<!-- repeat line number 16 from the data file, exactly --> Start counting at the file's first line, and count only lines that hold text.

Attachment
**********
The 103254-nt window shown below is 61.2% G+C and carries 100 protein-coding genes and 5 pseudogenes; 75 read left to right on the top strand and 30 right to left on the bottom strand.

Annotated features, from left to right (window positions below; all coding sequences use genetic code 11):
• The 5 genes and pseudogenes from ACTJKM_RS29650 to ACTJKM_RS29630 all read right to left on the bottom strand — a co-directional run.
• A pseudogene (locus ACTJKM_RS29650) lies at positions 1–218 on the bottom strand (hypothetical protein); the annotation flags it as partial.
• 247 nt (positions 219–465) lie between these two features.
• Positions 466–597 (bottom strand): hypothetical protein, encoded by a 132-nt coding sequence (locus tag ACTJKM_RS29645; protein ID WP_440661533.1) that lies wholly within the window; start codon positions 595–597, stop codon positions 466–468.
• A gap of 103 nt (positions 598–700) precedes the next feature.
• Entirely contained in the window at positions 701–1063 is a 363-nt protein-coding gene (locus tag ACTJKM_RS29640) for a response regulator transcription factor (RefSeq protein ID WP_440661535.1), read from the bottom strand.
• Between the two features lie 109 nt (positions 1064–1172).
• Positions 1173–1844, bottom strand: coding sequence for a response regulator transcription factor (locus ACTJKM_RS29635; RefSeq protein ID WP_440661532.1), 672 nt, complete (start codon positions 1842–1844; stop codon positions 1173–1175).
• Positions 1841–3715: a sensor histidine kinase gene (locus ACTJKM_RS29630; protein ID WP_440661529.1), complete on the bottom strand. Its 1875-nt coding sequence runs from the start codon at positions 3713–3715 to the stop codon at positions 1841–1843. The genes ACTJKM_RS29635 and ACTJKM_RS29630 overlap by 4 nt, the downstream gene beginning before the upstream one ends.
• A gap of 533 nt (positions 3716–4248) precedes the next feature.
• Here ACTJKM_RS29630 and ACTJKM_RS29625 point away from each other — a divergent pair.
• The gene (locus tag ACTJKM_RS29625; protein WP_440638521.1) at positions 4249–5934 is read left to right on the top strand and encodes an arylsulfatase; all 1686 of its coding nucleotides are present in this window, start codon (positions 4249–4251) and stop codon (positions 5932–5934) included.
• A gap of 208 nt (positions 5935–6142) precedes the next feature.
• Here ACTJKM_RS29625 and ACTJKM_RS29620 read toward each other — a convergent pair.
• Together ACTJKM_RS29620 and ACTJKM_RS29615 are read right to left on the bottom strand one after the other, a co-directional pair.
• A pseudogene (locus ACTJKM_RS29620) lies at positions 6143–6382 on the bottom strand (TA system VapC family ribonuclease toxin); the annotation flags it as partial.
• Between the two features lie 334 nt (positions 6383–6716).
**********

• Here ACTJKM_RS29625 and ACTJKM_RS29620 read toward each other — a convergent pair.